Even so, computers equipped only with a CGA video adapter were still prevalent, with users who wanted to display graphics in more than the 4 color maximum that CGA graphics offered.

XCGA images were generally created by reducing images produced in higher resolution to a lower resolution facsimile by the use of file conversion software. This was generally done by enthusiasts as more of a novelty than for any real purpose.

BSAVED XCGA Images were usually saved with a .CGX extension.


The memory on XCGA was a contiguous byte array (just like MCGA mode) and was not interleaved like other CGA graphics modes. It started at memory segment B800 like all CGA video memory, and displaying the first 16000 bytes of the segment.


The BSAVED image header was the same as the other CGA BSAVED headers, but the data length was 16000.

Pixel data

Pixels were in a raw format, arranged in pixel pairs called "big pixels" with 2 bytes per each 2 pixel-color pair stored in a contiguous byte array of 8000 big pixels.

Since XCGA was technically a color text mode, the first byte in a big pixel was actually the top two scanlines of a "text graphics" character in video ROM. As in color text mode the second byte stored the foreground color in the low nibble and the background color in the high nibble. (see Color Graphics Adapter.)

The colors 0-16 correspond to the colors offered in text mode, and also to those offered by the EGA in its 16-color graphic modes.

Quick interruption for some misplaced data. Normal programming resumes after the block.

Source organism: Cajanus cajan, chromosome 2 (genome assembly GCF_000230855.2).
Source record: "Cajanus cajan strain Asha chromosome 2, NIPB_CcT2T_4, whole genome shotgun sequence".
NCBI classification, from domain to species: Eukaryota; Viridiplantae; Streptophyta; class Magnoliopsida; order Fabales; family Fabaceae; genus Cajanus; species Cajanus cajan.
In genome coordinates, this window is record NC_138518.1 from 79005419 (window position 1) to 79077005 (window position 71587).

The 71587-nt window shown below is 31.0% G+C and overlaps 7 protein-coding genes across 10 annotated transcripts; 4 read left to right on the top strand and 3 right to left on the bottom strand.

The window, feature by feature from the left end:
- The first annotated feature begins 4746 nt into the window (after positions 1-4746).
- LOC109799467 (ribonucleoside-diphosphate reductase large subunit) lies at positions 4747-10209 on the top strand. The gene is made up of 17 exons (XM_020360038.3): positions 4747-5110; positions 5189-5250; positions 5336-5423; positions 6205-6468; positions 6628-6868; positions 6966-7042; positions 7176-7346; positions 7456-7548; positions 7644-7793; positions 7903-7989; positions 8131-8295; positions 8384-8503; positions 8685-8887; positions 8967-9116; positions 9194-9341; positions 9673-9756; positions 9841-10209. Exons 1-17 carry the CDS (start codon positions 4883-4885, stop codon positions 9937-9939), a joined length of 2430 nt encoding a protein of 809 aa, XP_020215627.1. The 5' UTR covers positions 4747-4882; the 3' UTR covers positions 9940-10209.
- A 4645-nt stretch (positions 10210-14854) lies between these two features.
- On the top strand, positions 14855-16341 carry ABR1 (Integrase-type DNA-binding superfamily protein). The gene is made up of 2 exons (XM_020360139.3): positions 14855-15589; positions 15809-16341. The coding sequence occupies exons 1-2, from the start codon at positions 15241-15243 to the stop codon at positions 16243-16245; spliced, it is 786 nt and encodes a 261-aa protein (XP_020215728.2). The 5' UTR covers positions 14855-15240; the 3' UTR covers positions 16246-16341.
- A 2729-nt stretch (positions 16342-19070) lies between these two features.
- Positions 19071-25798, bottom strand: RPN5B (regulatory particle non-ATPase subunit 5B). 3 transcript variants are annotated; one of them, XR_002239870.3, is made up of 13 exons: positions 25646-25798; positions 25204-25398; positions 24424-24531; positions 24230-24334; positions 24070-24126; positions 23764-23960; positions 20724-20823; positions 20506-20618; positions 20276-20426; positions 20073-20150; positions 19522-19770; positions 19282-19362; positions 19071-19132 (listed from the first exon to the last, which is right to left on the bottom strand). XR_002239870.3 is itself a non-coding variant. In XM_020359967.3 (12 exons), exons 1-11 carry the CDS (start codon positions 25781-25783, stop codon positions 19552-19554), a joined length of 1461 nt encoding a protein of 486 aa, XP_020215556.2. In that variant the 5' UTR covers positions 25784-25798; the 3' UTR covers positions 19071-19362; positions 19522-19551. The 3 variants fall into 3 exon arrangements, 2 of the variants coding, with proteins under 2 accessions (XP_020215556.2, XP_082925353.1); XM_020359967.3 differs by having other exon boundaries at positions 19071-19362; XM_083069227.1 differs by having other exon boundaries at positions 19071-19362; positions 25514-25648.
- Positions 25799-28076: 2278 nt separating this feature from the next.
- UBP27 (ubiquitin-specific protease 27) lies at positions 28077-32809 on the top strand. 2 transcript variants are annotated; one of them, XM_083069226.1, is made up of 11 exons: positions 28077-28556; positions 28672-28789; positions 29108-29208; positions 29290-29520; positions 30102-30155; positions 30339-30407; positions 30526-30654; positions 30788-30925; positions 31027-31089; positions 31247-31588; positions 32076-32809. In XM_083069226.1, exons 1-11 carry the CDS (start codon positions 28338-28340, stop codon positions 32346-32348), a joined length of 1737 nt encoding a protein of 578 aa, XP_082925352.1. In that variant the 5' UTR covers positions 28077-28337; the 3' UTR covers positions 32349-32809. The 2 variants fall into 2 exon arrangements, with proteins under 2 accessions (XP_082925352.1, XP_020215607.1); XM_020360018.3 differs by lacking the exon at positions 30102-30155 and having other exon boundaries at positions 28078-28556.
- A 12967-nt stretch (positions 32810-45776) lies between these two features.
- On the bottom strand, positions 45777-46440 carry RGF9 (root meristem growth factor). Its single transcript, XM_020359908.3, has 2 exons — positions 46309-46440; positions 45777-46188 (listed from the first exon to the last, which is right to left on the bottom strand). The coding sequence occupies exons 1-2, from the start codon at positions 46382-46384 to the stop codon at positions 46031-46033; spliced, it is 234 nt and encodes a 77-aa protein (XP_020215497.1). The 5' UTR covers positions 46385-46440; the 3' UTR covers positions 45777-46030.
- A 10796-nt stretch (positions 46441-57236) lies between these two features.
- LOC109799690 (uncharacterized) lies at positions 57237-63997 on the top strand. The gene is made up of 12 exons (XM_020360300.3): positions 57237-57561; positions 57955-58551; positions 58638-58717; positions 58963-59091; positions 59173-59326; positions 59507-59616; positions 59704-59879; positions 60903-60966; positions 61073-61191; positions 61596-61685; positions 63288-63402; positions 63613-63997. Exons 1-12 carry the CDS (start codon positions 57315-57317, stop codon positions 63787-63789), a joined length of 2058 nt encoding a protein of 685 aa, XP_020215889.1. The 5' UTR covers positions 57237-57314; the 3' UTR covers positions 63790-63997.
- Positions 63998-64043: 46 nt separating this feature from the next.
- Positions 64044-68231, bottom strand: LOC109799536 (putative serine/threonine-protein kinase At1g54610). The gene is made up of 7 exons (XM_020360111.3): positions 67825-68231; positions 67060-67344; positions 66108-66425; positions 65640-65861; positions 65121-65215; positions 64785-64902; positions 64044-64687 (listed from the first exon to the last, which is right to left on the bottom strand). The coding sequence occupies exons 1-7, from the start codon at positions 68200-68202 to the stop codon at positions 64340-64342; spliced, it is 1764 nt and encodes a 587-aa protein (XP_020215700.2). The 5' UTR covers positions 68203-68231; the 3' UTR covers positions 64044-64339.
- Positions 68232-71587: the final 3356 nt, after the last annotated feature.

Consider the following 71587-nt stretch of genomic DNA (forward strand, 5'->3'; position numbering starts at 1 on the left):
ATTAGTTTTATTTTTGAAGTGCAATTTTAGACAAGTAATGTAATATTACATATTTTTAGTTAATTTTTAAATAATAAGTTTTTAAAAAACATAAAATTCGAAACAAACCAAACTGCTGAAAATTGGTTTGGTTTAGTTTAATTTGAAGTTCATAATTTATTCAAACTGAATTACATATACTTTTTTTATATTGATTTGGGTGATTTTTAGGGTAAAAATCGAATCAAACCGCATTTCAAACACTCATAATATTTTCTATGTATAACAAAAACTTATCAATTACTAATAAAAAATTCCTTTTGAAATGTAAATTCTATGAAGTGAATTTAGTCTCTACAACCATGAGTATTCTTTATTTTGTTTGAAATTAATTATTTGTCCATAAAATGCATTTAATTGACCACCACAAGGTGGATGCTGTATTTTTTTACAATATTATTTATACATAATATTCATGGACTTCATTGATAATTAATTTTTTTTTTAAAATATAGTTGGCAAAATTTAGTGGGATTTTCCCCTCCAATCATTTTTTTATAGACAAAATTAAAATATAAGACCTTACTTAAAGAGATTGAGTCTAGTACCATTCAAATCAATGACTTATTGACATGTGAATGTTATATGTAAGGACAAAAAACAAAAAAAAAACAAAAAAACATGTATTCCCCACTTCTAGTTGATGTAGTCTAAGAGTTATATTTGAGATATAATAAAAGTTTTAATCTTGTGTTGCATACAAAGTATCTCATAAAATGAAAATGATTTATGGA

By selecting the appropriate 2 pixel text block graphics character from the video ROM, even though the technical resolution was 80 x 100, the effective resolution was 160 x 100. Fig. 2 above uses the same graphics character normally used in an XCGA image to display a graphic in standard color text mode

Each scanline was 160 bytes long.


The following QuickBasic source code shows how a low resolution BSAVED Image with 16 Colors was displayed. The commands are the same as displaying BSAVE images in standard CGA graphics or text modes with the addition of setting of registers on the CGA's MC6845 CRT controller.

CGXNAME$ = COMMAND$:                    'get name from Command line
OPEN CGXNAME$ + ".CGX" FOR INPUT AS 1:  'make sure it exists
GOSUB SetXCGA                           'trigger 160x100x16 mode
DEF SEG = &HB800                        'change DSEG to screen
BLOAD CGXNAME$ + ".CGX", 0              'dump picture to screen
a$ = INPUT$(1)
SCREEN 2: SCREEN 0: END                 'restore text mode and exit
NoFile: BEEP:
        PRINT "Cannot find " + CGXNAME$
'WARNING: Changing these registers settings may cause a CRASH !
POKE &H465, 0: OUT &H3D8, 0:
POKE &H466, 0: OUT &H3D9, 0
OUT &H3D4, 0: OUT &H3D5, 113
OUT &H3D4, 1: OUT &H3D5, 80
OUT &H3D4, 2: OUT &H3D5, 90
OUT &H3D4, 3: OUT &H3D5, 10
OUT &H3D4, 4: OUT &H3D5, 127
OUT &H3D4, 5: OUT &H3D5, 6
OUT &H3D4, 6: OUT &H3D5, 100
OUT &H3D4, 7: OUT &H3D5, 112
OUT &H3D4, 8: OUT &H3D5, 2
OUT &H3D4, 9: OUT &H3D5, 1
OUT &H3D4, 10: OUT &H3D5, 32
OUT &H3D4, 11: OUT &H3D5, 0
POKE &H465, 9: OUT &H3D8, 9

EGA VGA specification

BSAVE images using multiple color planes and color registers were not common but they did exist.

Additional program code was needed to save and display these which was more complicated than the average user of the day could easily write'.34 The EGA was relatively expensive, and typically used for high-end workstations; by the time low-cost VGA cards came out fewer users experimented with BASIC, and anyway usually preferred to use the lower-resolution 256-color MCGA mode.